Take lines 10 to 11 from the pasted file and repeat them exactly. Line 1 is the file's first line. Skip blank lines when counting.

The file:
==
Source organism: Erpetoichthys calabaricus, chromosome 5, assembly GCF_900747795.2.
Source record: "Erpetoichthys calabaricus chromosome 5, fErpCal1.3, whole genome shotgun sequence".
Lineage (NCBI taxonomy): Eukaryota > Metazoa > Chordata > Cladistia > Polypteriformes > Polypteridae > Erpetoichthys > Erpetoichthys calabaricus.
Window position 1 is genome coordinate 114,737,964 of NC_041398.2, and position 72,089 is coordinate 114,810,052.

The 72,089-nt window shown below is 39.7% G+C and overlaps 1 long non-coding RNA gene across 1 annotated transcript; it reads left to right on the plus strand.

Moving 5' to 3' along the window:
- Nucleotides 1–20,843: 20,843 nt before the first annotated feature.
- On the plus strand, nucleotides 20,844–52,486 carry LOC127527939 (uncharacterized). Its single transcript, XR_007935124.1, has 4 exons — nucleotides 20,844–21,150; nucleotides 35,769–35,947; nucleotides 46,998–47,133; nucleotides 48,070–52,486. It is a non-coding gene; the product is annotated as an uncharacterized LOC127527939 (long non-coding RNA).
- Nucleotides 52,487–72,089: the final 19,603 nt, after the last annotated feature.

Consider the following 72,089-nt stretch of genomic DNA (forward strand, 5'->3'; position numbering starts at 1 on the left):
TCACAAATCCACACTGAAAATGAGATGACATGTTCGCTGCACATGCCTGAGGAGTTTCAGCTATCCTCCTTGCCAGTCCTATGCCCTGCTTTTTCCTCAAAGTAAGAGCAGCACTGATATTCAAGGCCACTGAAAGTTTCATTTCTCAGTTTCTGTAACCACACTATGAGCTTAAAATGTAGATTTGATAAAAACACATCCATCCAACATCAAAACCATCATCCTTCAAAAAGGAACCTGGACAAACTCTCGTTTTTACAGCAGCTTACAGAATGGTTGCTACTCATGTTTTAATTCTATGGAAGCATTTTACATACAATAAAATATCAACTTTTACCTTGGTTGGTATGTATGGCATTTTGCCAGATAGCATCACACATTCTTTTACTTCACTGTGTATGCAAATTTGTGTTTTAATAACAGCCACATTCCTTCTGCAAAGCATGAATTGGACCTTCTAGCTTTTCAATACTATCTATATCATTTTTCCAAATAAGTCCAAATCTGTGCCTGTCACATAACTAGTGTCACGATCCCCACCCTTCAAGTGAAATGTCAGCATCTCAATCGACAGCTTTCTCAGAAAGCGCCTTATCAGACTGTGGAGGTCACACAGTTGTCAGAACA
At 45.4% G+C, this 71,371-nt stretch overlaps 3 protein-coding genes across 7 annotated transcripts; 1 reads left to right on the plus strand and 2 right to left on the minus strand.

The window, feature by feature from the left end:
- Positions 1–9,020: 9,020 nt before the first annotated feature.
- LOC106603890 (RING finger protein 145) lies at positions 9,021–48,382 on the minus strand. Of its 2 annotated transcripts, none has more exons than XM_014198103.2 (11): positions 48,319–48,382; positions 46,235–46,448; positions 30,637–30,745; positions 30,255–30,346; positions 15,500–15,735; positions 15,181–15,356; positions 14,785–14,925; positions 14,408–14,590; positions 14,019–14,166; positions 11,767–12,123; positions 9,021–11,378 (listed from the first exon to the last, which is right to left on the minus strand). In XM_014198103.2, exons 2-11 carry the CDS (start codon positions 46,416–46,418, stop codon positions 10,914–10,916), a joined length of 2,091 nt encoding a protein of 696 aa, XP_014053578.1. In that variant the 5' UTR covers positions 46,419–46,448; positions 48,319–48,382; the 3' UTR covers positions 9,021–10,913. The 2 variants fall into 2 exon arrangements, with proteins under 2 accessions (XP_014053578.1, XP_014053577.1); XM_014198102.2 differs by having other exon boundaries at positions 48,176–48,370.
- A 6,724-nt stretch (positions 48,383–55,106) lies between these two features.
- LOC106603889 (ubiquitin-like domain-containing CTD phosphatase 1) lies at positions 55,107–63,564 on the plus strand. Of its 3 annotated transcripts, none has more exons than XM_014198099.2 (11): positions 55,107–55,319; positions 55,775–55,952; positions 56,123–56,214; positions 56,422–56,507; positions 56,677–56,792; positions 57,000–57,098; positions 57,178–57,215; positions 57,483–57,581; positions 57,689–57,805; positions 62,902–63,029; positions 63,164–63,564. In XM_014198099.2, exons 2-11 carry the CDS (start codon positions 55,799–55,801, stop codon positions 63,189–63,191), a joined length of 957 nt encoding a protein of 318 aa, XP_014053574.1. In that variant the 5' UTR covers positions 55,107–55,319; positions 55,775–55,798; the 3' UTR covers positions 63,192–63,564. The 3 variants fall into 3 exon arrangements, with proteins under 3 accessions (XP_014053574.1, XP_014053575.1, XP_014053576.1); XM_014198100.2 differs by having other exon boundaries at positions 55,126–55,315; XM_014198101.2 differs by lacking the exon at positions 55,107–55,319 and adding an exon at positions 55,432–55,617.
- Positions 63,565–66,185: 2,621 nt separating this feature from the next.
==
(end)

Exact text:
Consider the following 72,089-nt stretch of genomic DNA (forward strand, 5'->3'; position numbering starts at 1 on the left):
TCACAAATCCACACTGAAAATGAGATGACATGTTCGCTGCACATGCCTGAGGAGTTTCAGCTATCCTCCTTGCCAGTCCTATGCCCTGCTTTTTCCTCAAAGTAAGAGCAGCACTGATATTCAAGGCCACTGAAAGTTTCATTTCTCAGTTTCTGTAACCACACTATGAGCTTAAAATGTAGATTTGATAAAAACACATCCATCCAACATCAAAACCATCATCCTTCAAAAAGGAACCTGGACAAACTCTCGTTTTTACAGCAGCTTACAGAATGGTTGCTACTCATGTTTTAATTCTATGGAAGCATTTTACATACAATAAAATATCAACTTTTACCTTGGTTGGTATGTATGGCATTTTGCCAGATAGCATCACACATTCTTTTACTTCACTGTGTATGCAAATTTGTGTTTTAATAACAGCCACATTCCTTCTGCAAAGCATGAATTGGACCTTCTAGCTTTTCAATACTATCTATATCATTTTTCCAAATAAGTCCAAATCTGTGCCTGTCACATAACTAGTGTCACGATCCCCACCCTTCAAGTGAAATGTCAGCATCTCAATCGACAGCTTTCTCAGAAAGCGCCTTATCAGACTGTGGAGGTCACACAGTTGTCAGAACA